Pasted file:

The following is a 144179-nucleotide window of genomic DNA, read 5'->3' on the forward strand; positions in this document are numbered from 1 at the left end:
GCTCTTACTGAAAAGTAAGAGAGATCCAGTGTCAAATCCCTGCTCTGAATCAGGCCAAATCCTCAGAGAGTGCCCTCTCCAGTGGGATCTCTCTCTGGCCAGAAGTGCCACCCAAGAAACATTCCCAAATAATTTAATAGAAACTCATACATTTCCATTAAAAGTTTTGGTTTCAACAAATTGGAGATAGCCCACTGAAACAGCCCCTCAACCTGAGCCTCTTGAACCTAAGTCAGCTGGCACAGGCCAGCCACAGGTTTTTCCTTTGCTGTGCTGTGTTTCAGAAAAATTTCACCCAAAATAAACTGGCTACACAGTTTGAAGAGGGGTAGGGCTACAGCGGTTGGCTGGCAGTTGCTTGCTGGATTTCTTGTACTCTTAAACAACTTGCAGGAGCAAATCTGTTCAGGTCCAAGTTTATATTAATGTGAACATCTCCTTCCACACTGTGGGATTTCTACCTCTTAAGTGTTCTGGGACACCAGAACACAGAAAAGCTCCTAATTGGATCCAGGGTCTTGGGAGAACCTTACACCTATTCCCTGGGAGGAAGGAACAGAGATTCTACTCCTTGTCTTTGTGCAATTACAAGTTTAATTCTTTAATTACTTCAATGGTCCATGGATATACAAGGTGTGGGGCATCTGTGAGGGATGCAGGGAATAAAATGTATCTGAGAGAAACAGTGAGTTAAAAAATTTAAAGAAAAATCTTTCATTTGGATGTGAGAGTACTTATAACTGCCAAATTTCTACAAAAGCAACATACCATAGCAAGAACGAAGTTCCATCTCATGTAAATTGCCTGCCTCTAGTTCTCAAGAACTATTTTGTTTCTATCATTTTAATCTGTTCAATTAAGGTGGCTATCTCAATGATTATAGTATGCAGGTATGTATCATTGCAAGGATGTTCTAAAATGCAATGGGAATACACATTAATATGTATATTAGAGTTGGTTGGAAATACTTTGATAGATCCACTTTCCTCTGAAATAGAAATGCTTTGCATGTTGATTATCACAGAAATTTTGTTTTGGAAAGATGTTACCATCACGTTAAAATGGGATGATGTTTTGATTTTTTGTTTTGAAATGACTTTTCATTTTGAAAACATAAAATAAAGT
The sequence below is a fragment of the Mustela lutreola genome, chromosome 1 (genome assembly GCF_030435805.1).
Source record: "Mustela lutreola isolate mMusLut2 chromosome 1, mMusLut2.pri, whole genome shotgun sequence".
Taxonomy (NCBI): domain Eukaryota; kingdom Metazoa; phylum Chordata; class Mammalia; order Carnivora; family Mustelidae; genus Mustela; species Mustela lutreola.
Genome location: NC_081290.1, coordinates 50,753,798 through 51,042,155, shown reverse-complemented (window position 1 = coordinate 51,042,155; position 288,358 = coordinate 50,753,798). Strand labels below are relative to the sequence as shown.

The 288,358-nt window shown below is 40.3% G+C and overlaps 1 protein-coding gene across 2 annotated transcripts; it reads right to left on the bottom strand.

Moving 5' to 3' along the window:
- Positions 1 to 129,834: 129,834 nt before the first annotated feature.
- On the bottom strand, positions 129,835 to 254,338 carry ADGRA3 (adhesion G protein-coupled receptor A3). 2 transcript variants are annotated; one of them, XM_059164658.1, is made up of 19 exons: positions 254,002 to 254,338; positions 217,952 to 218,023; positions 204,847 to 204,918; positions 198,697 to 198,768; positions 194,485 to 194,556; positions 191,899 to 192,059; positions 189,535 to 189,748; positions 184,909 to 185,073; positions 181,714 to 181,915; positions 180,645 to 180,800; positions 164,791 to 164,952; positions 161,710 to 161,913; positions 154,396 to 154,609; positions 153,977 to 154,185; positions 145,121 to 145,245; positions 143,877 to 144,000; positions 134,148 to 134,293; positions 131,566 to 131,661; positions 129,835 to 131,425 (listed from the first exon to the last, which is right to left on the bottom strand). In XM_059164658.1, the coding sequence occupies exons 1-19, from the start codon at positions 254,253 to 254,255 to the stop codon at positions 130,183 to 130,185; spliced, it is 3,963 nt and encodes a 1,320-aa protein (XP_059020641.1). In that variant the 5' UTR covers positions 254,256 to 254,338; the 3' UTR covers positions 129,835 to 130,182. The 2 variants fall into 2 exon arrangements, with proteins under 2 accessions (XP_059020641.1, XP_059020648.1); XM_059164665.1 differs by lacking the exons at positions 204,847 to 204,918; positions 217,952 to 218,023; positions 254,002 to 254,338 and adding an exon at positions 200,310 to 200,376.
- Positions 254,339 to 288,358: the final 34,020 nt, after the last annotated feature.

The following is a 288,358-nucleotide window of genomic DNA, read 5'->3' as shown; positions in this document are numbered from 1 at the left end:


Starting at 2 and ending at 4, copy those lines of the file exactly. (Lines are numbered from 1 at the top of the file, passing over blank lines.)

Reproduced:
GCTCTTACTGAAAAGTAAGAGAGATCCAGTGTCAAATCCCTGCTCTGAATCAGGCCAAATCCTCAGAGAGTGCCCTCTCCAGTGGGATCTCTCTCTGGCCAGAAGTGCCACCCAAGAAACATTCCCAAATAATTTAATAGAAACTCATACATTTCCATTAAAAGTTTTGGTTTCAACAAATTGGAGATAGCCCACTGAAACAGCCCCTCAACCTGAGCCTCTTGAACCTAAGTCAGCTGGCACAGGCCAGCCACAGGTTTTTCCTTTGCTGTGCTGTGTTTCAGAAAAATTTCACCCAAAATAAACTGGCTACACAGTTTGAAGAGGGGTAGGGCTACAGCGGTTGGCTGGCAGTTGCTTGCTGGATTTCTTGTACTCTTAAACAACTTGCAGGAGCAAATCTGTTCAGGTCCAAGTTTATATTAATGTGAACATCTCCTTCCACACTGTGGGATTTCTACCTCTTAAGTGTTCTGGGACACCAGAACACAGAAAAGCTCCTAATTGGATCCAGGGTCTTGGGAGAACCTTACACCTATTCCCTGGGAGGAAGGAACAGAGATTCTACTCCTTGTCTTTGTGCAATTACAAGTTTAATTCTTTAATTACTTCAATGGTCCATGGATATACAAGGTGTGGGGCATCTGTGAGGGATGCAGGGAATAAAATGTATCTGAGAGAAACAGTGAGTTAAAAAATTTAAAGAAAAATCTTTCATTTGGATGTGAGAGTACTTATAACTGCCAAATTTCTACAAAAGCAACATACCATAGCAAGAACGAAGTTCCATCTCATGTAAATTGCCTGCCTCTAGTTCTCAAGAACTATTTTGTTTCTATCATTTTAATCTGTTCAATTAAGGTGGCTATCTCAATGATTATAGTATGCAGGTATGTATCATTGCAAGGATGTTCTAAAATGCAATGGGAATACACATTAATATGTATATTAGAGTTGGTTGGAAATACTTTGATAGATCCACTTTCCTCTGAAATAGAAATGCTTTGCATGTTGATTATCACAGAAATTTTGTTTTGGAAAGATGTTACCATCACGTTAAAATGGGATGATGTTTTGATTTTTTGTTTTGAAATGACTTTTCATTTTGAAAACATAAAATAAAGT
The sequence below is a fragment of the Mustela lutreola genome, chromosome 1 (genome assembly GCF_030435805.1).
Source record: "Mustela lutreola isolate mMusLut2 chromosome 1, mMusLut2.pri, whole genome shotgun sequence".